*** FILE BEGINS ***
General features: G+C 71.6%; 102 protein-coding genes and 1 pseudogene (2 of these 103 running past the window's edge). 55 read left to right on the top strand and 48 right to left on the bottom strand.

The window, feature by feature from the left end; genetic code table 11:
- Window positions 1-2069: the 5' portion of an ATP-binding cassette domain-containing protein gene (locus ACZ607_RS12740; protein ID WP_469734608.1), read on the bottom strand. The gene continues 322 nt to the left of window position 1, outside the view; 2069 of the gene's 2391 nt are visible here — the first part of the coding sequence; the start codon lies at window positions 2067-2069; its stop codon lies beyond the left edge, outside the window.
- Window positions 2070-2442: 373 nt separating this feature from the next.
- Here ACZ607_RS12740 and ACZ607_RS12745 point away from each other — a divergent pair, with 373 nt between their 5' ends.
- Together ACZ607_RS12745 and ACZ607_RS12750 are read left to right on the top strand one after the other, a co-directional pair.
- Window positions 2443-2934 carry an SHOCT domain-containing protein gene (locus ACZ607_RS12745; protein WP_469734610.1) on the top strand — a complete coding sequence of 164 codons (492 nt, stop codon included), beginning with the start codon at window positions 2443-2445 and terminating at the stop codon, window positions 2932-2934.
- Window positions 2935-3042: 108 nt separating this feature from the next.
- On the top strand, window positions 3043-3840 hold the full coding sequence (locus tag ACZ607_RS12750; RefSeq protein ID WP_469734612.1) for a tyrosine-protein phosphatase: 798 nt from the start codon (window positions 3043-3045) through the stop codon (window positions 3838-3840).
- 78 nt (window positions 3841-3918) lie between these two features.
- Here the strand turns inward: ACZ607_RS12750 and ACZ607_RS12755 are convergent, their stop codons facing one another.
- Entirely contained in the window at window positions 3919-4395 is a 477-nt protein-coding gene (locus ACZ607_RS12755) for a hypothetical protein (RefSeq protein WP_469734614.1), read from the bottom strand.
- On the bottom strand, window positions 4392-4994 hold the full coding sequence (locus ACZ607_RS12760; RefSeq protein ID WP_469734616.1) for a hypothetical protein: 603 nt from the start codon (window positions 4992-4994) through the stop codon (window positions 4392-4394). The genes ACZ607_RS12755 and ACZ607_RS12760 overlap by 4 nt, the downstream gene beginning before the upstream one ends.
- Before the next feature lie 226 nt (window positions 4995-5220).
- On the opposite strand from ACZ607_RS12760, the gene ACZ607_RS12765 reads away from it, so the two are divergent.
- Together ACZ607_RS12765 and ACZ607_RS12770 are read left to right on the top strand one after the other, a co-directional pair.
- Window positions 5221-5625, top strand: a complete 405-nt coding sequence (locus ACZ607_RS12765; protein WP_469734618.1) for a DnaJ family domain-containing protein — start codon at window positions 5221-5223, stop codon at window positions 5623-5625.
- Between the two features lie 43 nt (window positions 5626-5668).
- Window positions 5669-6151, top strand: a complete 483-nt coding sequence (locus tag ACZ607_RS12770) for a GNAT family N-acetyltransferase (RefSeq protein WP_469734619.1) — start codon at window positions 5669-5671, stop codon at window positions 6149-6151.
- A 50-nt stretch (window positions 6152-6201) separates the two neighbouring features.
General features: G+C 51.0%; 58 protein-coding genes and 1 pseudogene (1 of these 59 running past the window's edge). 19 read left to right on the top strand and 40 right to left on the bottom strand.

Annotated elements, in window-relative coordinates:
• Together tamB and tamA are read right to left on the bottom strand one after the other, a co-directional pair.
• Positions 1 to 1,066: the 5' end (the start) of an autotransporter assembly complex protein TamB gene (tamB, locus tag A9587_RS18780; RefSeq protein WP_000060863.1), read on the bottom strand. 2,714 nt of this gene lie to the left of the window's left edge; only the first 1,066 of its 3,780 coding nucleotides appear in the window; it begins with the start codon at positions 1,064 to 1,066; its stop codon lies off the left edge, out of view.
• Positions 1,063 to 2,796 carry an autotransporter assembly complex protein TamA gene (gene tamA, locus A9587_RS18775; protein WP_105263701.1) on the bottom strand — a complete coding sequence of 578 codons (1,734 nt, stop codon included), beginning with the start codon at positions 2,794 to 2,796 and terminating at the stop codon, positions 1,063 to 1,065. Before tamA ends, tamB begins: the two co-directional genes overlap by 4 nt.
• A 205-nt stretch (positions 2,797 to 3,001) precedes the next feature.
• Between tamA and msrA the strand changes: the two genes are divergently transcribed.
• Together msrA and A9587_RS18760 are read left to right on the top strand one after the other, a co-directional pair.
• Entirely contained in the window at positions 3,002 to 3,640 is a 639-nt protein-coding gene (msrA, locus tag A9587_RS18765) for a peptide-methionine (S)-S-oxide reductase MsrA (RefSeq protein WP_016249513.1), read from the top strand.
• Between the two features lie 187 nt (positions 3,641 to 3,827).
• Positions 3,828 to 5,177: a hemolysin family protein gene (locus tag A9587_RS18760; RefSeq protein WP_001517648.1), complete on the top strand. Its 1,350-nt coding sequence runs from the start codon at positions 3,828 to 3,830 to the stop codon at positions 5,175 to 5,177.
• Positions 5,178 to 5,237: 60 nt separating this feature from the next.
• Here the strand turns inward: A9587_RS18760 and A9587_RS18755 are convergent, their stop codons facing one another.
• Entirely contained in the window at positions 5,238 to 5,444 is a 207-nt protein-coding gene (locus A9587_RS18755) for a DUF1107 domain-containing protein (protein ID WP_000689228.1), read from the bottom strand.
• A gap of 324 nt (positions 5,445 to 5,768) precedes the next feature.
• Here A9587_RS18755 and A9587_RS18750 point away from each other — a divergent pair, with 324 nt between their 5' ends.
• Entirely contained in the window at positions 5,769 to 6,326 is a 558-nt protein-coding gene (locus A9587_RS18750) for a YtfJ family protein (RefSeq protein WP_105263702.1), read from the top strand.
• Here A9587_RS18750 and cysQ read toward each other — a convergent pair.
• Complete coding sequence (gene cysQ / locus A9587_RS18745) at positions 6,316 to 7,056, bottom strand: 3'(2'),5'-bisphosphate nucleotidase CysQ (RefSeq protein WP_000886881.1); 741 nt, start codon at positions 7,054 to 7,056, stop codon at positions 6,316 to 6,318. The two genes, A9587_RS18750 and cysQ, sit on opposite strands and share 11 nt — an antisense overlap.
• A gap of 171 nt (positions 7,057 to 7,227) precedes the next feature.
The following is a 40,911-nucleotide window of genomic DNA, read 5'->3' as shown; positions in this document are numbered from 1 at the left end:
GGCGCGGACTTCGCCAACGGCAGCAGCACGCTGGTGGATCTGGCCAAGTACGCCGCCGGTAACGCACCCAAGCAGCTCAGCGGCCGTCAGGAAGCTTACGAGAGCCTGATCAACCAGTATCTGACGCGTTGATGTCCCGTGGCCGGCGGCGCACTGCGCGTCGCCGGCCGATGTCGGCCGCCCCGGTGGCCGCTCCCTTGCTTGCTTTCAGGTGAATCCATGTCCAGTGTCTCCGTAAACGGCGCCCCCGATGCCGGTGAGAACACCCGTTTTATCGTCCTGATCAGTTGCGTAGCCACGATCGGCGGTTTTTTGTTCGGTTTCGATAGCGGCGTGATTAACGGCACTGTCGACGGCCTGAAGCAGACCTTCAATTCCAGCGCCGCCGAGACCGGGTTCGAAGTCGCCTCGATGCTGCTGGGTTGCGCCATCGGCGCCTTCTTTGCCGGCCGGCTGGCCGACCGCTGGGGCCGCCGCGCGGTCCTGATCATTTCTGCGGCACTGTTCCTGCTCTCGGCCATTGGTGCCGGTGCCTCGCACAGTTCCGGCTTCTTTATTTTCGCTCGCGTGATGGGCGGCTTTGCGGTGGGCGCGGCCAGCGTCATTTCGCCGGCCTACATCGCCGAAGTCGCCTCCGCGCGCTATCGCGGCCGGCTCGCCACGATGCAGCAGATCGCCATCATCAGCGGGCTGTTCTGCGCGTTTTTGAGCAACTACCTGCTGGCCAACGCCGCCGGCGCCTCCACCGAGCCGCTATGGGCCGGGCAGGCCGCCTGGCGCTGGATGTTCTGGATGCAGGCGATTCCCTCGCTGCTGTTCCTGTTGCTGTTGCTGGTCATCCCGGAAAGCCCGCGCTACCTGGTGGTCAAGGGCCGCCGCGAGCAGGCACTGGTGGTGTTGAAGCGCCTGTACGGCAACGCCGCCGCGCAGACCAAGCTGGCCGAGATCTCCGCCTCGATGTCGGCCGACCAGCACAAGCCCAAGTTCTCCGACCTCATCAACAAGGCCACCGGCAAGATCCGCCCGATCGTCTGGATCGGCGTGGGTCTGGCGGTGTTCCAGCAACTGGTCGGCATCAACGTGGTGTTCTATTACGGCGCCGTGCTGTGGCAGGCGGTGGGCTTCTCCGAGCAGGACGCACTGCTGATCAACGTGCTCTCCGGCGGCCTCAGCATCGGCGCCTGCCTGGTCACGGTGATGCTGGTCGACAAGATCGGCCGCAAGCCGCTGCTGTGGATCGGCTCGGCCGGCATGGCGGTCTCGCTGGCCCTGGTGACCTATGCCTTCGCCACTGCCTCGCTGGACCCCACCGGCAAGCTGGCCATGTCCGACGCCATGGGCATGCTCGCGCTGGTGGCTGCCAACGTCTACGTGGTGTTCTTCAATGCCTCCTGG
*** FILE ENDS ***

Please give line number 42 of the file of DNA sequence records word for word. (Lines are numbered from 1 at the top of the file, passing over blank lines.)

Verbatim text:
GGCGCGGACTTCGCCAACGGCAGCAGCACGCTGGTGGATCTGGCCAAGTACGCCGCCGGTAACGCACCCAAGCAGCTCAGCGGCCGTCAGGAAGCTTACGAGAGCCTGATCAACCAGTATCTGACGCGTTGATGTCCCGTGGCCGGCGGCGCACTGCGCGTCGCCGGCCGATGTCGGCCGCCCCGGTGGCCGCTCCCTTGCTTGCTTTCAGGTGAATCCATGTCCAGTGTCTCCGTAAACGGCGCCCCCGATGCCGGTGAGAACACCCGTTTTATCGTCCTGATCAGTTGCGTAGCCACGATCGGCGGTTTTTTGTTCGGTTTCGATAGCGGCGTGATTAACGGCACTGTCGACGGCCTGAAGCAGACCTTCAATTCCAGCGCCGCCGAGACCGGGTTCGAAGTCGCCTCGATGCTGCTGGGTTGCGCCATCGGCGCCTTCTTTGCCGGCCGGCTGGCCGACCGCTGGGGCCGCCGCGCGGTCCTGATCATTTCTGCGGCACTGTTCCTGCTCTCGGCCATTGGTGCCGGTGCCTCGCACAGTTCCGGCTTCTTTATTTTCGCTCGCGTGATGGGCGGCTTTGCGGTGGGCGCGGCCAGCGTCATTTCGCCGGCCTACATCGCCGAAGTCGCCTCCGCGCGCTATCGCGGCCGGCTCGCCACGATGCAGCAGATCGCCATCATCAGCGGGCTGTTCTGCGCGTTTTTGAGCAACTACCTGCTGGCCAACGCCGCCGGCGCCTCCACCGAGCCGCTATGGGCCGGGCAGGCCGCCTGGCGCTGGATGTTCTGGATGCAGGCGATTCCCTCGCTGCTGTTCCTGTTGCTGTTGCTGGTCATCCCGGAAAGCCCGCGCTACCTGGTGGTCAAGGGCCGCCGCGAGCAGGCACTGGTGGTGTTGAAGCGCCTGTACGGCAACGCCGCCGCGCAGACCAAGCTGGCCGAGATCTCCGCCTCGATGTCGGCCGACCAGCACAAGCCCAAGTTCTCCGACCTCATCAACAAGGCCACCGGCAAGATCCGCCCGATCGTCTGGATCGGCGTGGGTCTGGCGGTGTTCCAGCAACTGGTCGGCATCAACGTGGTGTTCTATTACGGCGCCGTGCTGTGGCAGGCGGTGGGCTTCTCCGAGCAGGACGCACTGCTGATCAACGTGCTCTCCGGCGGCCTCAGCATCGGCGCCTGCCTGGTCACGGTGATGCTGGTCGACAAGATCGGCCGCAAGCCGCTGCTGTGGATCGGCTCGGCCGGCATGGCGGTCTCGCTGGCCCTGGTGACCTATGCCTTCGCCACTGCCTCGCTGGACCCCACCGGCAAGCTGGCCATGTCCGACGCCATGGGCATGCTCGCGCTGGTGGCTGCCAACGTCTACGTGGTGTTCTTCAATGCCTCCTGG